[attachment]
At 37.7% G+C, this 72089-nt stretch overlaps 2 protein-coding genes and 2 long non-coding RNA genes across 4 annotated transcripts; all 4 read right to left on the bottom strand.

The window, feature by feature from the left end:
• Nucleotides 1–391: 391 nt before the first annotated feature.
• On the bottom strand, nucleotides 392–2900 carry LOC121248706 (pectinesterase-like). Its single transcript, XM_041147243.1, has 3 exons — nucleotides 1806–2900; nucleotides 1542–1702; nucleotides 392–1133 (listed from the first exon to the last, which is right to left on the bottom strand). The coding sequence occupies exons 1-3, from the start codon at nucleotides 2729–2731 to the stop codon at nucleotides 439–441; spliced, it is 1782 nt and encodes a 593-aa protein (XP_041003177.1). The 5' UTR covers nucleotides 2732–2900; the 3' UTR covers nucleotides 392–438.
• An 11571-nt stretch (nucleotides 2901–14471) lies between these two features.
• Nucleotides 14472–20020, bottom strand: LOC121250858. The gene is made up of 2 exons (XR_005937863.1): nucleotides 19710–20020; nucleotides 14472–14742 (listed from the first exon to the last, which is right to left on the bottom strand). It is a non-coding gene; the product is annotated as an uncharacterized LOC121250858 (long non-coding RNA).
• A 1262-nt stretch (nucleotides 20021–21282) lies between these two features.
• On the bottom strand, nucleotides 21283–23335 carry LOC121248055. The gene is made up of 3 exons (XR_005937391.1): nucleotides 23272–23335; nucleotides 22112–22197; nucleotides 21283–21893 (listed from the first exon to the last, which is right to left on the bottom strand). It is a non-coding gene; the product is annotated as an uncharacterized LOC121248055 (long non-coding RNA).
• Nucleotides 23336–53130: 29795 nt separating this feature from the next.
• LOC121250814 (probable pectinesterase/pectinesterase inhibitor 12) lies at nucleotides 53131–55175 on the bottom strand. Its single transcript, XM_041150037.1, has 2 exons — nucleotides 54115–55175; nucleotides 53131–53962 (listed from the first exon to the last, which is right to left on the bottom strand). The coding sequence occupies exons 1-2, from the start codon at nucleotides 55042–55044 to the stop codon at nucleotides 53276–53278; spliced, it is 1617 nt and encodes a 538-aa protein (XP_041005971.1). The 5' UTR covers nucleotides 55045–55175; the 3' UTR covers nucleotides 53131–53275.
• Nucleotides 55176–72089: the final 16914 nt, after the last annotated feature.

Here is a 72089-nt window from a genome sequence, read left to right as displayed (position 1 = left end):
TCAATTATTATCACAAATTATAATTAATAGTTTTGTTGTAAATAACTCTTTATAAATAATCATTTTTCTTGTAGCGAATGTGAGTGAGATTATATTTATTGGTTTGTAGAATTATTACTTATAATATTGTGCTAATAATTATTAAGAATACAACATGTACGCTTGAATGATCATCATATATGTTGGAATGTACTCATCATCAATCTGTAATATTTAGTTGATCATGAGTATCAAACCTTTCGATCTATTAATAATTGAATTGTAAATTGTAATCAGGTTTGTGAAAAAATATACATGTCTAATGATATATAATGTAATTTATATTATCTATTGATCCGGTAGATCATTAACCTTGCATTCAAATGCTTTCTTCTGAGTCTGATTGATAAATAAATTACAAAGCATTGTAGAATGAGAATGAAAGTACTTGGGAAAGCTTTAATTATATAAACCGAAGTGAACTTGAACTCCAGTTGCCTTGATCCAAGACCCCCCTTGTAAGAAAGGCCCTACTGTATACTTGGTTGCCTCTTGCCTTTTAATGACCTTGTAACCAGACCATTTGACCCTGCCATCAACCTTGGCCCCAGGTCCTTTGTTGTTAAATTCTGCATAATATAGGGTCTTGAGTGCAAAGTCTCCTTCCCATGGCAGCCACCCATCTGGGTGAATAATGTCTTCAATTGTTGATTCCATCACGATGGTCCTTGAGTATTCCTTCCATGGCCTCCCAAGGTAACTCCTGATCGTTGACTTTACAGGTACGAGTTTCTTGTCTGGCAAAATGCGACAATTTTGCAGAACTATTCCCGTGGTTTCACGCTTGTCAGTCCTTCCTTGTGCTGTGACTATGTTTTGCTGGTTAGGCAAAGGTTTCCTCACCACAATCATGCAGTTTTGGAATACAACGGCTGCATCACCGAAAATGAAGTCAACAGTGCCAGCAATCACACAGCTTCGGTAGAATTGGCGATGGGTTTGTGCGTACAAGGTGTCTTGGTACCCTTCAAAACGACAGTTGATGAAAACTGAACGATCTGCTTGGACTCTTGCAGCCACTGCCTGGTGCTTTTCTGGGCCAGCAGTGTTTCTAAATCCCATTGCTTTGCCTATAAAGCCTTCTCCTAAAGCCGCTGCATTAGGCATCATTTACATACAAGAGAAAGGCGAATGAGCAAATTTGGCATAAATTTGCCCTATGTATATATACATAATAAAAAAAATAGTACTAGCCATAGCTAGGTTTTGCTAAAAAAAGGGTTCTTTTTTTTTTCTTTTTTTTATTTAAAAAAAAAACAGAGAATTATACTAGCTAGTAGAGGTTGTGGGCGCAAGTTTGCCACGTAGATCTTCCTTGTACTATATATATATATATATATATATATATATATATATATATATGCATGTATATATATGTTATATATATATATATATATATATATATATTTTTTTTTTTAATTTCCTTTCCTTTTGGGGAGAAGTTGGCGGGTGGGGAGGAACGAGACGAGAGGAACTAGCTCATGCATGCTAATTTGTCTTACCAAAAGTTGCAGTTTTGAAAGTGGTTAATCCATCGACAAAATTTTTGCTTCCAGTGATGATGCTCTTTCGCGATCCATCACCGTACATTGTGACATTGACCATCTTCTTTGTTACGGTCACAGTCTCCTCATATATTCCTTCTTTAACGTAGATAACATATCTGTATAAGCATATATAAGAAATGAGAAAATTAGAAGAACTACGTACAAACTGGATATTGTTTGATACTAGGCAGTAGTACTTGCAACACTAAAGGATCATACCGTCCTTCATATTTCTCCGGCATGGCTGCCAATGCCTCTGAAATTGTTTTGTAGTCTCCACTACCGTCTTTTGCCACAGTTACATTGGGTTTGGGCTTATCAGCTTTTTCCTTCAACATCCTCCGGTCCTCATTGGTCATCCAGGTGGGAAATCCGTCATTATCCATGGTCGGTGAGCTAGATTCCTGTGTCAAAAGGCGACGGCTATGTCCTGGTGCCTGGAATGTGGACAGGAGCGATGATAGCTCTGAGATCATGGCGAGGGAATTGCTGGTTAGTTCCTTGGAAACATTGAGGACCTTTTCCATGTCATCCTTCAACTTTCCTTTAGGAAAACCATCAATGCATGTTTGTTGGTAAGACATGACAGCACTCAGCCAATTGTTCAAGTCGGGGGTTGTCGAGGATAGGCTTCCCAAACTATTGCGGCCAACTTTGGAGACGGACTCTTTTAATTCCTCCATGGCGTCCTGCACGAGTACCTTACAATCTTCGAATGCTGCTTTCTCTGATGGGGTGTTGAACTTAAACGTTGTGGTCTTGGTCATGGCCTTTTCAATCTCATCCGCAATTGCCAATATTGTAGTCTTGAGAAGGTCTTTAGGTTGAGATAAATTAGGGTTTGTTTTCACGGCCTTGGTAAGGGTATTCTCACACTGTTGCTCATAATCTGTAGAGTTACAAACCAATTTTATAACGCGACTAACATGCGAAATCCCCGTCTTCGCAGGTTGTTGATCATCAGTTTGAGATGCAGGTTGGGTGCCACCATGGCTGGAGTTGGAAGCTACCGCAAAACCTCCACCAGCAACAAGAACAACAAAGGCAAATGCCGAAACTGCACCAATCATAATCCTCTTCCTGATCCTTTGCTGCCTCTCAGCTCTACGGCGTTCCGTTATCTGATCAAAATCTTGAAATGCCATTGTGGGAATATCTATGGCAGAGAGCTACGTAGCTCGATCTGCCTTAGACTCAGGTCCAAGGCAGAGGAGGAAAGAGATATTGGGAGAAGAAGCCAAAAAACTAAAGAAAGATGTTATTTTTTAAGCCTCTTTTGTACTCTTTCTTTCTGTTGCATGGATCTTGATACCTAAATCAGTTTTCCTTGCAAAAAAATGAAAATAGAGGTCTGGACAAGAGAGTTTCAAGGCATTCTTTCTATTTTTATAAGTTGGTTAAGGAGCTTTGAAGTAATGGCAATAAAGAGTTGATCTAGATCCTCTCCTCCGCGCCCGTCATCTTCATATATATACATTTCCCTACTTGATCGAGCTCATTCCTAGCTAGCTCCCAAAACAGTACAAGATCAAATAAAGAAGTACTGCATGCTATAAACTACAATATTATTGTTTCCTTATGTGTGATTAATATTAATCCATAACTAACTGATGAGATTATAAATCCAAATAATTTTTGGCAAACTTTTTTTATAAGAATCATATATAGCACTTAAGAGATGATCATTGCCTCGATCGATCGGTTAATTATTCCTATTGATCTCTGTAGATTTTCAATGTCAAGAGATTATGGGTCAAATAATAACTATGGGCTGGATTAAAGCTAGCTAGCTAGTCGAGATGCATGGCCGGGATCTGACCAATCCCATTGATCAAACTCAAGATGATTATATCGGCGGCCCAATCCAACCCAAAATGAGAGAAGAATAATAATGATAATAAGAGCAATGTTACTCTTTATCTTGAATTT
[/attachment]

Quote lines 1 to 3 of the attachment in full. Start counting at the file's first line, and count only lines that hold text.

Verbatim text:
At 37.7% G+C, this 72089-nt stretch overlaps 2 protein-coding genes and 2 long non-coding RNA genes across 4 annotated transcripts; all 4 read right to left on the bottom strand.

The window, feature by feature from the left end:
• Nucleotides 1–391: 391 nt before the first annotated feature.